What’s the Best Way to Teach Your Students About Electricity?

Posted by Kirk VanGelder on Feb 11, 2019 2:18:00 PM


Most people know that manufacturers are continuously incorporating more technology and electronics in new vehicles. As a result, there is a need for higher level electrical and electronics training. 

But during the time I spent with CDX providing classes to update technicians, I found that, as a whole, they had a deficit of foundational electrical knowledge and experience. For example, many techs wanted to focus on higher-level electrical and network diagnosis, but it quickly became apparent that they weren’t prepared. In fact, a pretest showed that these techs didn’t know how electricity behaved or how to properly use their digital multimeter.

So, instead of covering the higher-level electrical content they wanted to learn, I found that I had to go back and cover a LOT of the basics they still needed to learn. Only after they became proficient in the basics could they move on to the higher-level electrical testing and diagnosis. 


The Conundrum of Teaching Electricity

Teachers know that learning electrical concepts is not easy for most students, but it is critical that they become proficient in electrical theory and testing in order to be successful in today’s workplace. What many successful electrical instructors have found is that it takes students two or three exposures to electrical theory and content for them to understand the concept. This requires a fair amount of scaffolded experiences with clear, concise explanations, detailed illustrations, interactive animations, real-world simulations, and hands-on exploration. If students can engage in these kinds of activities, most will be able to master electrical theory and testing.

Another challenge is that many auto and diesel instructors are not completely proficient in electrical theory and testing, so the transfer of knowledge is, at best, incomplete. Many times, this leads to misinformation and poor understanding for students.

One way to overcome this roadblock is by using comprehensive training materials. These can provide teachers and students with the resources necessary for building a solid foundation of concepts and understanding. In fact, instructors can sometimes learn right along with their students! 


So, what’s the bottom line?

  1. Electrical theory and testing is critical for today’s technicians. Don’t skip or rush through these, even if you are not very good at them yourself. Plan where to best include them in your syllabus.
  2. Electrical theory and testing MUST have an accurate and complete foundation in the basics. Choose your teaching materials carefully to make sure they are complete, accurate, and fit both your teaching style and the students’ learning styles.
  3. Learning electrical theory and diagnosis usually takes students more than one time to become proficient, so don’t try to cover it all at once. Break the subjects down into smaller chunks that students can master. Move on to other subjects and come back to it periodically to reinforce the concepts you’ve taught; then, introduce new ones. Don’t make the mistake of starting at a level that’s too advances or moving on too quickly before the students are ready.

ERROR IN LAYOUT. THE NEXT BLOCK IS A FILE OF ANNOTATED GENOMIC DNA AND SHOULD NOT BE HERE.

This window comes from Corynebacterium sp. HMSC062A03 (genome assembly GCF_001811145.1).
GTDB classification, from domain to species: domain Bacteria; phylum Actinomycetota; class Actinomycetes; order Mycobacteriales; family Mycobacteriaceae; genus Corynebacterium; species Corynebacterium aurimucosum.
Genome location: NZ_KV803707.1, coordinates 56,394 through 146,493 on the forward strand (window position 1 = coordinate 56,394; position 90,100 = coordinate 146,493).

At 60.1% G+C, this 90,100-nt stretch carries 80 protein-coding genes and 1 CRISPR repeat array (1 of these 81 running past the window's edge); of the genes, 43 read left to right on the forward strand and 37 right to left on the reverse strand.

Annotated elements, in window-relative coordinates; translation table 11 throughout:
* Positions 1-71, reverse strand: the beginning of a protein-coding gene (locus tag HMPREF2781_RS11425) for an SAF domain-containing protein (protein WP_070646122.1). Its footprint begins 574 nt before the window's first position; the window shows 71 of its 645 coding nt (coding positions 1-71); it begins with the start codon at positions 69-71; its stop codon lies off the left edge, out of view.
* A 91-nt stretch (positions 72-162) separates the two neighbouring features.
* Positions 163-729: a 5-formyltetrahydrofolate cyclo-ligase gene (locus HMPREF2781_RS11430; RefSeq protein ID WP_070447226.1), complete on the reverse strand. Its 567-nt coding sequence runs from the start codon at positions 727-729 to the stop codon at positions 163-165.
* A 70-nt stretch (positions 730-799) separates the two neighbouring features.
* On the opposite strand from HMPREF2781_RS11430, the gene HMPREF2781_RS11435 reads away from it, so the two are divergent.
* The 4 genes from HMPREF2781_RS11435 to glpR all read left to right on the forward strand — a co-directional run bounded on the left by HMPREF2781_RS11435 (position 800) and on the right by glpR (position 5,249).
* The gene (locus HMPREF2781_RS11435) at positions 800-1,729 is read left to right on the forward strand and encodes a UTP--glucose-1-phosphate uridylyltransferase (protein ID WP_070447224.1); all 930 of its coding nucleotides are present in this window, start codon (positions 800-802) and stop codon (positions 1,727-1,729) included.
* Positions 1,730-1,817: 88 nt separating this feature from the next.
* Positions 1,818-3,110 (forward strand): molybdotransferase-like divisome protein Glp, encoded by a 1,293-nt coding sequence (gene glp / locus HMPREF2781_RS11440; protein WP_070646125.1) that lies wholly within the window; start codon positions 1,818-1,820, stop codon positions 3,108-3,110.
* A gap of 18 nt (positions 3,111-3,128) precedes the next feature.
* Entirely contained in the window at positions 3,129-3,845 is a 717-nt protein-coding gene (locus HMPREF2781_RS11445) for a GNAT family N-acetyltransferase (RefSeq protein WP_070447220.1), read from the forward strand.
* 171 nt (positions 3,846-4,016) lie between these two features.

4. Help students understand the behavior of electricity. If they understand how it behaves, they will be well on their way to figuring out what to do when there’s a problem. This is the basis for electrical testing. A simple concept to help with this is to keep your eye on the “I” (amperage); if a basic electrical circuit isn’t working properly, it is going to have either too little or too much amperage. There are only two reasons why the amperage in a circuit is wrong: either the voltage is incorrect or the resistance is incorrect. Knowing this will point you towards the tests needed to identify the fault.
  5. Give students plenty of practice building and testing circuits to help them understand how electricity behaves. You can start out with interactive animations and simulations and then  transition students to training boards. Finally, make sure they also get on-vehicle, hands-on experience. This is where they will demonstrate that they are ready for the workplace and that they understand and can apply what they’ve learned. 

Taking these steps will help your students obtain the foundational electrical knowledge and skills necessary to be effective technicians in the workplace. They will also be a step ahead of many current technicians when they’re prepared for higher-level electrical training classes. And, as an added bonus, you will have solved the conundrum of teaching electricity!


Need help covering the basics of electrical theory and more with your students? 

Check out the latest edition of Fundamentals of Automotive Maintenance and Light Repair, in which Kirk provides a practical application and breakdown of electrical concepts along with coverage of every maintenance and light repair (MLR) task. 

Read a sample chapter

Topics: Student Engagement, Curriculum